Designing infrastructure for radio astronomy on an epic scale

The preparations for the Square Kilometre Array are advancing: construction is due to begin in 2020. An EU-funded project team working on infrastructure was one of several groups involved in the detailed design of this instrument, which will be co-located on two continents. In Australia, 133 000 antennas are to be deployed - and that's just for starters.

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Countries
Countries
  Algeria
  Argentina
  Australia
  Austria
  Bangladesh
  Belarus
  Belgium
  Benin
  Bolivia
  Botswana
  Brazil
  Bulgaria
  Burkina Faso
  Cambodia
  Cameroon
  Canada
  Cape Verde
  Chile
  China
  Colombia
  Costa Rica
  Croatia
  Cyprus
  Czech Republic
  Denmark
  Ecuador
  Egypt
  Estonia
  Ethiopia
  Faroe Islands
  Finland
  France
  French Polynesia
  Gambia
  Georgia


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Published: 19 March 2018  
Related theme(s) and subtheme(s)
Innovation
International cooperation
Research infrastructures
Research policyHorizon 2020
SpaceTeledetection
Countries involved in the project described in the article
Australia  |  South Africa  |  United Kingdom
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Designing infrastructure for radio astronomy on an epic scale

Image of the Australian SKA LFAA (Low Frequency Aperture Array) instrument

© SKA Organisation

The In-SKA project focused on infrastructure – buildings, roads and power distribution, for example – at key locations for the many thousands of receivers that will jointly compose the new Square Kilometre Array (SKA). More specifically, it looked into the requirements at the chosen sites for the first phase of the instrument’s deployment, which are situated in Australia and South Africa.

The SKA will be the world’s largest radio telescope – and, in fact, the world’s largest scientific instrument. It will involve hundreds of thousands of receivers, says project coordinator Simon Berry of the SKA Global Headquarters in the United Kingdom. “You need something this big to tackle a number of fundamental questions about the universe,” he explains.

The new instrument will widen the scope to work out how the first stars and galaxies formed, for example, and what the universe looked like in its initial stages shortly after the Big Bang, Berry explains. It will also boost scientists’ chances of picking up markers of any biological life that might exist elsewhere in the galaxy or beyond, he adds.

SKA1 corresponds to some 10% of the full array, which is referred to as SKA2. The In-SKA team was one of several groups handling aspects of the detailed design for this initial version of the planned instrument. Other efforts addressed different pieces of the puzzle, such as the receivers that will be used, and signal and data transport between the individual components of the SKA.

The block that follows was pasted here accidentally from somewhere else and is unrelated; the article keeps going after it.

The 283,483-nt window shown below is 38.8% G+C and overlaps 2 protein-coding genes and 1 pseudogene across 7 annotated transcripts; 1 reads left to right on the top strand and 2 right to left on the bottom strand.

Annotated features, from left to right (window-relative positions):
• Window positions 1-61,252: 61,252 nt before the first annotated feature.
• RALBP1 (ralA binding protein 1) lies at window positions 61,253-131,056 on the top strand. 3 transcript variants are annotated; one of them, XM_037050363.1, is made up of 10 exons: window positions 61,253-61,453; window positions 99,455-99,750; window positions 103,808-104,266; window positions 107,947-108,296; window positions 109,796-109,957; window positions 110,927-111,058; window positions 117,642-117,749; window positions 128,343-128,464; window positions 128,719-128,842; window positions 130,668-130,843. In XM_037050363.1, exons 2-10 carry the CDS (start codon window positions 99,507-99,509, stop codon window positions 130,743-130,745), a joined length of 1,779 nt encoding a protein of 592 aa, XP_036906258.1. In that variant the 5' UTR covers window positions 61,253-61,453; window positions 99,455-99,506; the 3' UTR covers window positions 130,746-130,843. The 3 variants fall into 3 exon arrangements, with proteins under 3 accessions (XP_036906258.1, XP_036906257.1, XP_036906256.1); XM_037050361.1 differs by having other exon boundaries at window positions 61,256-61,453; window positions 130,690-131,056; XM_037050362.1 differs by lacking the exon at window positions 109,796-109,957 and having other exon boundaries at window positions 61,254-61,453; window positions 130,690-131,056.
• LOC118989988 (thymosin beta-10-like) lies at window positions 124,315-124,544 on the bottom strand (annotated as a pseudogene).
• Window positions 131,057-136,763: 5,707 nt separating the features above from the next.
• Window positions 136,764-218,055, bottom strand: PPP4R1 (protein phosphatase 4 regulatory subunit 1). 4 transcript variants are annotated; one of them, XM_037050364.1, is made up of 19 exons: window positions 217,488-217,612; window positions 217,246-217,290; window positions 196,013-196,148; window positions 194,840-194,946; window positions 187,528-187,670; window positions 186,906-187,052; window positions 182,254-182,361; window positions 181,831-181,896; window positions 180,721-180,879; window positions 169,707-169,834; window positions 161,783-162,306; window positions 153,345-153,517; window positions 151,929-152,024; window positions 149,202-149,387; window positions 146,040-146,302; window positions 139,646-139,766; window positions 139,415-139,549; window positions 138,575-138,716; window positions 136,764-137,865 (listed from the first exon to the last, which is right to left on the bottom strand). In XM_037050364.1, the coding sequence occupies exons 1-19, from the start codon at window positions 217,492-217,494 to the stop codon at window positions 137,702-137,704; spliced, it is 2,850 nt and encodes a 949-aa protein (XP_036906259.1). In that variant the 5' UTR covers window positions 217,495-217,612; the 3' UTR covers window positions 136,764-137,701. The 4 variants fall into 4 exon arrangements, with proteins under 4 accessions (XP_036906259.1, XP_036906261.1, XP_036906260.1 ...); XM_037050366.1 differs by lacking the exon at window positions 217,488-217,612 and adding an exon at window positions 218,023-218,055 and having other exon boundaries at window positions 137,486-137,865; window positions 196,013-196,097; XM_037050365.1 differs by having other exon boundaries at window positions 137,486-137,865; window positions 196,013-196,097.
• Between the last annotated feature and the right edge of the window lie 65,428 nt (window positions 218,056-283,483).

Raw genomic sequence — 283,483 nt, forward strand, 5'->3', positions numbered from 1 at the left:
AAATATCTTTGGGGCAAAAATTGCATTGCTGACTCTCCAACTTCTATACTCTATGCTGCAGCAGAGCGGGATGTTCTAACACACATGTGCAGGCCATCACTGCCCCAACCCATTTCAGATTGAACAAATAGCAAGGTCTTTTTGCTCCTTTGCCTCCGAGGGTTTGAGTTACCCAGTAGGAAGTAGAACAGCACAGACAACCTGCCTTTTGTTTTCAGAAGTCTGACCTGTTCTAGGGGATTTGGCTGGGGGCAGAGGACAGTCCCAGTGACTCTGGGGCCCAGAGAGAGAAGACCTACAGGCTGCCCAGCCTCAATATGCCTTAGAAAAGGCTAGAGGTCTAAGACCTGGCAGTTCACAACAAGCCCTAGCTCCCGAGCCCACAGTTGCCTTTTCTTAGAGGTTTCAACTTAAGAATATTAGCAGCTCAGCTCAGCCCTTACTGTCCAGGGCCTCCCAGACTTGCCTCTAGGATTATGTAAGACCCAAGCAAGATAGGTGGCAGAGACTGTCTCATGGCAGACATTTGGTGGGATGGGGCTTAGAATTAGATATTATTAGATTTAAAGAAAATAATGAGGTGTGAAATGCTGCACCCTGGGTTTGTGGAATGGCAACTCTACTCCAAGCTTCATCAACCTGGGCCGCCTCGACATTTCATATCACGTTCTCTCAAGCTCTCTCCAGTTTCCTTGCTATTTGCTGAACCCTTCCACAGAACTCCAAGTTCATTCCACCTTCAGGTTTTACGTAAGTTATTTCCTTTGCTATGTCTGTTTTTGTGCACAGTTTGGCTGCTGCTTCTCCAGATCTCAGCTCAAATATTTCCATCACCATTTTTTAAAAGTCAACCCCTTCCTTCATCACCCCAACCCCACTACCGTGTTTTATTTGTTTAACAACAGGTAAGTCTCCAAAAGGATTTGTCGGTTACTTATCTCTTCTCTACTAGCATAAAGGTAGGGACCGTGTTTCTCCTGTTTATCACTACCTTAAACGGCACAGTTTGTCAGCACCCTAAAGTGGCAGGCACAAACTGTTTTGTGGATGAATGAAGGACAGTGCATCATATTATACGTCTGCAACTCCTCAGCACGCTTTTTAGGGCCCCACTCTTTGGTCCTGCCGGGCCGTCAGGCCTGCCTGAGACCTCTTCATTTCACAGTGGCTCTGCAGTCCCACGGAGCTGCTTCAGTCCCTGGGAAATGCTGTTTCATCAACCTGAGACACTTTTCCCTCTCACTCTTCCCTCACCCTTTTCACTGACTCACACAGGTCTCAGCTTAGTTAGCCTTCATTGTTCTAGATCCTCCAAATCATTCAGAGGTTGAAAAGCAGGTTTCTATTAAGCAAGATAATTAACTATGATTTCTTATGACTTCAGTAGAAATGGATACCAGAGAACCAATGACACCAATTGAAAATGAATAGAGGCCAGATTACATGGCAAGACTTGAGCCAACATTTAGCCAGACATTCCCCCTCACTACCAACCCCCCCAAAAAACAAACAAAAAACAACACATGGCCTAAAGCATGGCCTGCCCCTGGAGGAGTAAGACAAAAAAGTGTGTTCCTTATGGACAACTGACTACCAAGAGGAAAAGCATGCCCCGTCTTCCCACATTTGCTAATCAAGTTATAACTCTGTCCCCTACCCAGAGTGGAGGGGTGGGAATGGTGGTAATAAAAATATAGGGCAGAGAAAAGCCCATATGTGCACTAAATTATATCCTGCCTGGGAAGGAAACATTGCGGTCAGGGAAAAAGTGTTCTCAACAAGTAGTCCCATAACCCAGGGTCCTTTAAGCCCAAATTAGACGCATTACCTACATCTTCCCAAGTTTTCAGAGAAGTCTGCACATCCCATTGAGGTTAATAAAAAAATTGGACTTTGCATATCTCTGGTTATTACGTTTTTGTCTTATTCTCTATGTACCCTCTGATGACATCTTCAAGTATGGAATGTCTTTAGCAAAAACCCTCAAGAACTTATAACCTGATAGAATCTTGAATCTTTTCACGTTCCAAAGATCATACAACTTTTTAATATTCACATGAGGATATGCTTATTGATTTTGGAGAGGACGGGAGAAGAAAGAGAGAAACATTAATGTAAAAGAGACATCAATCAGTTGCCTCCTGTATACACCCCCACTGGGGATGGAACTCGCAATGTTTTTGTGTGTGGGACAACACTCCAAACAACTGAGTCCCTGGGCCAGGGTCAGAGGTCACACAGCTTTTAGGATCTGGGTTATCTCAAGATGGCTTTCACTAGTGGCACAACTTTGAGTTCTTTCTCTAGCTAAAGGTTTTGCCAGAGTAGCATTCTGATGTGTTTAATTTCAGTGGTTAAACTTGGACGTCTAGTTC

Following in-depth review, these complementary contributions will combine to form the tender material for the construction of SKA1, says Berry. The array does not have to be complete to carry out observations, he explains. Its first receivers are expected to start producing initial science as soon as 2024/25.

Quiet, please

One of the main challenges in terms of the site infrastructure is the need to ensure that the electronics required on site don’t interfere with the receivers. “You have to design a building that is effectively invisible in terms of its radio emissions, even though you’ve got a lot of kit inside it,” says Berry.

The same requirement applies to all other aspects of the infrastructure, from the power and fibre distribution to weather stations and the cameras used for site monitoring, adds Antony Schinckel, who led the In-SKA work in Australia on behalf of national science agency CSIRO, the Commonwealth Scientific and Industrial Research Organisation. “All of these things have to be modified or designed from scratch so they don’t generate any radiofrequency interference that would affect the SKA observations,” he explains.

The use of radio quiet techniques is therefore a defining feature of the design proposed by In-SKA: while the sub-arrays planned in Australia and South Africa differ in some respects, the underlying challenges are the same. Schinckel emphasises the close collaboration between the teams in both locations, which is representative of the wider international cooperation that is driving this massive undertaking.

On the same wavelength

The SKA Organisation itself has 10 member countries, and many other entities are participating in various forms. The European Union, for example, has made substantial contributions to the endeavour at several stages, says Berry.

“From the Australian perspective, it’s been great to have that much broader engagement with this large consortium, in terms of all the different countries, institutions and companies that are involved,” says Schinckel.

“Many of the steps on the way to the construction of the SKA are very exciting and important in their own right, with potential uses in other industries,” Schinckel notes. “But the real end point is that there will be this fantastic telescope able to do all this science, this unprecedented capability available to the astronomers of the world.”

Project details

  • Project acronym: IN-SKA
  • Participants: UK (Coordinator), South Africa, Australia
  • Project N°: 676621
  • Total costs: € 4 955 475
  • EU contribution: € 4 955 475
  • Duration: January 2016 to February 2018

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